They will ride in a modified 2005 F-150 crewcab pickup truck with the FX4 off-road package (I assume Ford MoCo paid a nice fee to have their new-model truck so prominently featured). Helen Hunt is a rocketry wizard and has brought along a number of small atmospheric test rockets (yes, she's a techno-geek's sheet-soaking glasses-fogging dream).
Their truck, available in dealer showrooms near you.
Duffy then needs an air team. For this he and Judith go to the US Air Force, as they seem to have all the planes in America. They recruit Colonel Mike Davis, played by 72-year old Tom Skerritt (who I will forever remember for his sudden encounter with a pissed off drone deep in the darkened bowels of the Nostromo), a widely-acclaimed "hurricane hunter" with an easy smile and the weathered skin of someone who spends a lot of time in the sun.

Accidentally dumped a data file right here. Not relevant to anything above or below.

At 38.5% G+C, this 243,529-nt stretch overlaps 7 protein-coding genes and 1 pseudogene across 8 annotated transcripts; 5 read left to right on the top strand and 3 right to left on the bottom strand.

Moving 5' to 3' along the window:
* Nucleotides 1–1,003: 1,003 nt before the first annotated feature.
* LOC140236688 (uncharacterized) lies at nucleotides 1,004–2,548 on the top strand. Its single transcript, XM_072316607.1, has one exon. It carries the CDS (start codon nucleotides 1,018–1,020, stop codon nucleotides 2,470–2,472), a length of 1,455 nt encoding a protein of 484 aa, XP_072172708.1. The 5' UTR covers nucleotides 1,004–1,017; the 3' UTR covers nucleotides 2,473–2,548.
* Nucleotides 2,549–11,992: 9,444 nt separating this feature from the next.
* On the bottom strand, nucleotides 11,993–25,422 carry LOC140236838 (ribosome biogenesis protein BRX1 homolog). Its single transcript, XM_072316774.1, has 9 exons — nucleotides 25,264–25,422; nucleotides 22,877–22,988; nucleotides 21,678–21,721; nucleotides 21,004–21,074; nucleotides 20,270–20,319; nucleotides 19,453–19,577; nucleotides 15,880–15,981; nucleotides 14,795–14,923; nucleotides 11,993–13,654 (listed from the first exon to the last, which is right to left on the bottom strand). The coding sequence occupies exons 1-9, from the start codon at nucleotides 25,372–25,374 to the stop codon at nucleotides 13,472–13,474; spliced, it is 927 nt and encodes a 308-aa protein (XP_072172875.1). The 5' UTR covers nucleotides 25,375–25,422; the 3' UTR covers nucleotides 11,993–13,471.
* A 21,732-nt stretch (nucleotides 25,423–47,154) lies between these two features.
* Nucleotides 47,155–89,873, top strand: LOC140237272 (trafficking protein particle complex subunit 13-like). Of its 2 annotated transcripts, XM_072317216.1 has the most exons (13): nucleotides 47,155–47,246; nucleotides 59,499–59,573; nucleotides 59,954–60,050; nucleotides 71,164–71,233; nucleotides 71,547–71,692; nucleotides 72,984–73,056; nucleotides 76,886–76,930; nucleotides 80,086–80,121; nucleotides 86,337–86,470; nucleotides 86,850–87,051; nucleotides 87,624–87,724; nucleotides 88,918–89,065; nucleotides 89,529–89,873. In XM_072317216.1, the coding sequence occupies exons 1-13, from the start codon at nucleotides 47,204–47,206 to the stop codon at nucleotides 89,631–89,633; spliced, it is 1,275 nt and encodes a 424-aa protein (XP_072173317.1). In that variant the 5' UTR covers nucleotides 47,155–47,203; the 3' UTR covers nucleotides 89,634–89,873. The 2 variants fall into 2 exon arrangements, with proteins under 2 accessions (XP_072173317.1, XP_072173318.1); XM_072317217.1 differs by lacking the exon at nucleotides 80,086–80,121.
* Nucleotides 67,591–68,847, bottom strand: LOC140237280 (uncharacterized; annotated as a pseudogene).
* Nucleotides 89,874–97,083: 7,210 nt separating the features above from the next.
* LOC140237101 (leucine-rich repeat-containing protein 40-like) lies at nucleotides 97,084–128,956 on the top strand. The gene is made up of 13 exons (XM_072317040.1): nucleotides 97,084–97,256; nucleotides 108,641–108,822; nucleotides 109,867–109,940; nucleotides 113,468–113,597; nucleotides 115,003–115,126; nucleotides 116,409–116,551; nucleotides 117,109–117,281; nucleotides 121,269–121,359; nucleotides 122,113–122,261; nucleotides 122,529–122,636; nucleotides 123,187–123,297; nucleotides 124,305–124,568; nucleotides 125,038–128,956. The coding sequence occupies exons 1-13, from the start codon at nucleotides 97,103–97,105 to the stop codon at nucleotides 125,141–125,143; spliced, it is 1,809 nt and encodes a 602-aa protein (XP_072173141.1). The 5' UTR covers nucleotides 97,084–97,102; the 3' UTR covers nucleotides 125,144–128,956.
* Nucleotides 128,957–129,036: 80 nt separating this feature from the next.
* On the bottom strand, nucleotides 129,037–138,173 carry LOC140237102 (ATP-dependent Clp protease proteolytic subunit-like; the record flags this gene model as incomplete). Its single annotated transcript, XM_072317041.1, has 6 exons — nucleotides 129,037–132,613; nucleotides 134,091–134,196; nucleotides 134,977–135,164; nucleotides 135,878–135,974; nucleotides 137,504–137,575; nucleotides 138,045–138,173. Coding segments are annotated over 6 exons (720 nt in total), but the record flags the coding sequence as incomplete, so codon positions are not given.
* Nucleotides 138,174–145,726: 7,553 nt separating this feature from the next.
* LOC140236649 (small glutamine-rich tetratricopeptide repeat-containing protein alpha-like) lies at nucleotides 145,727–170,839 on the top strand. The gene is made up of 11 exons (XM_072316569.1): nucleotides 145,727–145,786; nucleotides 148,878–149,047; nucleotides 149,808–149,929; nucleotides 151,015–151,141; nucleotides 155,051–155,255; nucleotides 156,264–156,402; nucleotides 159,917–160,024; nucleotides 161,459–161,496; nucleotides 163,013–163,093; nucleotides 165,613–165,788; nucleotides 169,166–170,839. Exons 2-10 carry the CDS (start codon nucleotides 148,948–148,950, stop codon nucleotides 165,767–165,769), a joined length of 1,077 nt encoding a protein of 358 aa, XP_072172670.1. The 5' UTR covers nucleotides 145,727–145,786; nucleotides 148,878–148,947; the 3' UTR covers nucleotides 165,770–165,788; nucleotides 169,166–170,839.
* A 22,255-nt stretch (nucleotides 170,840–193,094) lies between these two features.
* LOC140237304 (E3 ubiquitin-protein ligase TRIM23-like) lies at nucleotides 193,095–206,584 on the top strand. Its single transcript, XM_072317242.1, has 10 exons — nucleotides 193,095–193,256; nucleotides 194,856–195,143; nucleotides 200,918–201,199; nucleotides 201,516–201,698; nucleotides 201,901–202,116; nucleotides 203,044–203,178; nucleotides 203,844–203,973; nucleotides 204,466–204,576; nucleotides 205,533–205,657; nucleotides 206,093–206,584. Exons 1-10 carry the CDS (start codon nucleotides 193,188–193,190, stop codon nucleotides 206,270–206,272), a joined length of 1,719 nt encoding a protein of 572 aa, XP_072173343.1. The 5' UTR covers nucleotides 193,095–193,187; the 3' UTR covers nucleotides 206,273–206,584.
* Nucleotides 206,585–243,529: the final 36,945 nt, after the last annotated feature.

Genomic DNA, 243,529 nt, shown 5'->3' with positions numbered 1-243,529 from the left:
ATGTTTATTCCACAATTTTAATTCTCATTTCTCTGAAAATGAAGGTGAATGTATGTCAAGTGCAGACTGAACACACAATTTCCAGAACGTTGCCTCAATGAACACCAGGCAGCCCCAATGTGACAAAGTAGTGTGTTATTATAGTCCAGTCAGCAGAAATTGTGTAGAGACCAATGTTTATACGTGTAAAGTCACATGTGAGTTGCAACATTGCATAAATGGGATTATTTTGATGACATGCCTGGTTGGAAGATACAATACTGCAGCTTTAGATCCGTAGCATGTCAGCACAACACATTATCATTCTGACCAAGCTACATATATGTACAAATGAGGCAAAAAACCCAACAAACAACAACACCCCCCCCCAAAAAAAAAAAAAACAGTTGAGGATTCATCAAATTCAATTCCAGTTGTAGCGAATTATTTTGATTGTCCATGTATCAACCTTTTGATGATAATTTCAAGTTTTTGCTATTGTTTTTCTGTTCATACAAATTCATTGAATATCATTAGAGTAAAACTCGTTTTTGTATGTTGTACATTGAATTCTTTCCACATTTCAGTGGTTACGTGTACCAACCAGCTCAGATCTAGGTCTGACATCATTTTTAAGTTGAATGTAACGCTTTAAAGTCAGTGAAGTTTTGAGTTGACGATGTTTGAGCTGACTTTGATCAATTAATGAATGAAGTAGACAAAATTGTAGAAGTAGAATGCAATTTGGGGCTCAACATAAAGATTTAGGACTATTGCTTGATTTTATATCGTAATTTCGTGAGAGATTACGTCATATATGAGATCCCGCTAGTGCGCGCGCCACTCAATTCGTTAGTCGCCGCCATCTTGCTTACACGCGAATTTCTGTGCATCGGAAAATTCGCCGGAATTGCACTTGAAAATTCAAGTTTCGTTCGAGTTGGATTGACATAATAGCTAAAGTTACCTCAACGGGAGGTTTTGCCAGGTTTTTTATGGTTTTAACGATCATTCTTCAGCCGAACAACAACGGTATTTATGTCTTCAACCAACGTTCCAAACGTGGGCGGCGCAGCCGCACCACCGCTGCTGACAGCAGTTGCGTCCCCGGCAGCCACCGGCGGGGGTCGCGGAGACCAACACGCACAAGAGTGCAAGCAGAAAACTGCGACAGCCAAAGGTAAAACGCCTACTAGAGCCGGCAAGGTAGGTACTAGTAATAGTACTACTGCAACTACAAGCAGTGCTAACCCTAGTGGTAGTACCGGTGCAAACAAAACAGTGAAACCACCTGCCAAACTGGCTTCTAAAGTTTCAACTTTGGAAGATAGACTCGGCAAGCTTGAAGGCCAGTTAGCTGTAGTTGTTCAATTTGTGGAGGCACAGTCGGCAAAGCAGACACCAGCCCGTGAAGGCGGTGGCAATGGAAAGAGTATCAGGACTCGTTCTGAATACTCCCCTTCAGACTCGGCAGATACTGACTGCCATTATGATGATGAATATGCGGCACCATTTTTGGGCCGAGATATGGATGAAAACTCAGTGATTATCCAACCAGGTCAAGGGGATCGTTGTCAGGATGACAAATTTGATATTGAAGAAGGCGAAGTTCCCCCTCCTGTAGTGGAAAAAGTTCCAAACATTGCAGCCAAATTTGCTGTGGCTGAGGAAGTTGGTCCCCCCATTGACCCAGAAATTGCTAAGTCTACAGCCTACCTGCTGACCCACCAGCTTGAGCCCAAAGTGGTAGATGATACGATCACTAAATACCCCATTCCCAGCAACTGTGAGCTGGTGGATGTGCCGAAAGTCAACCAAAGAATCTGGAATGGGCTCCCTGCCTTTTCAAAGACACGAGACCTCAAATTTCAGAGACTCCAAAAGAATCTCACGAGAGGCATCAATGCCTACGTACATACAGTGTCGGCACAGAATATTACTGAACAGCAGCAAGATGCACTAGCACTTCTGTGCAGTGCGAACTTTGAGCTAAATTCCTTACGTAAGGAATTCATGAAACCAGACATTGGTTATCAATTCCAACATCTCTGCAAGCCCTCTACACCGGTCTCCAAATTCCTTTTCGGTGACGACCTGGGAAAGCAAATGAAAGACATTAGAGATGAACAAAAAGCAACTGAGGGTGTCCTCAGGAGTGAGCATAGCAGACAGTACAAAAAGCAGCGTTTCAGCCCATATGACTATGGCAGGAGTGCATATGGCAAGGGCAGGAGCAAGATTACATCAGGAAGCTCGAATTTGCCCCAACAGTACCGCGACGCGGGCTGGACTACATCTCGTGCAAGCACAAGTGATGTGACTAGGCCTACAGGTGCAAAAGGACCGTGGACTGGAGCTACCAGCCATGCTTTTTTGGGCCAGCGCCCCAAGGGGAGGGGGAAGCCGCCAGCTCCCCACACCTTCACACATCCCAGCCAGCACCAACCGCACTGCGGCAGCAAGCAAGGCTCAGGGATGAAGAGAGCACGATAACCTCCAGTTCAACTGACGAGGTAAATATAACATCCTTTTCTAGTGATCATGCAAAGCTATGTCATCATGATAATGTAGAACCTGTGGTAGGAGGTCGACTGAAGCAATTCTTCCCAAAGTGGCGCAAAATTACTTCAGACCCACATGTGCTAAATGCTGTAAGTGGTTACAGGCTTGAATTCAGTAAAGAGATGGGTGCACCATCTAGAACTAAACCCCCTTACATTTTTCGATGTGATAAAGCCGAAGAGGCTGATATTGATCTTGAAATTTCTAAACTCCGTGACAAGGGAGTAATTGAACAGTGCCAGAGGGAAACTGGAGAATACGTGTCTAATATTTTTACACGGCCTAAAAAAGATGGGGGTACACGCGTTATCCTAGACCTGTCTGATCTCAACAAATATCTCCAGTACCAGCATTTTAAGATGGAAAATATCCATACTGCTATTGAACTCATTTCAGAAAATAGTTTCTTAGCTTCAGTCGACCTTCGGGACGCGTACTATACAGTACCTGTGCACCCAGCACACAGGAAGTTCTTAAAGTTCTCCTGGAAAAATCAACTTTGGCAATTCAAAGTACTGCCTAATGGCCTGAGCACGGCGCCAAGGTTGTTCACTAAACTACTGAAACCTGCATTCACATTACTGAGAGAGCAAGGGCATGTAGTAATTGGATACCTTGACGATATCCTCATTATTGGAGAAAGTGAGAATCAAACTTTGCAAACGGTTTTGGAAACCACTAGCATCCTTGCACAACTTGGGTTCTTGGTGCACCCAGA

The Colonel's normal storm-chasing ride is a modified C-130, a slow and fragile cargo plane, but that's just not going to cut it for our BigAss Storm. What they need is the fastest plane around, a sweet Lockheed SR-71 Blackbird, a blazing quick high-altitude recon plane with a sci-fi Naboo cruiser-cool look. There happens to be one out in Arizona, being modified as a testbed for scientific research missions. Judith throws her weight around as FEMA head and gets the plane requisitioned.
The SR-71, all CGI in this film, tricked out in snazzy reflective paint.
I hope the Colonel has some hours in the SR-71, because she's bitch to fly I hear. This might be one of those movies where a hero can fly, drive, shoot, screw anything on the planet with equal skill and ability. Of course, the Colonel is helped by his backseat guy being Delko from CSI: Miami.
I'd feel safer (and 75% sexier) with him sitting behind me.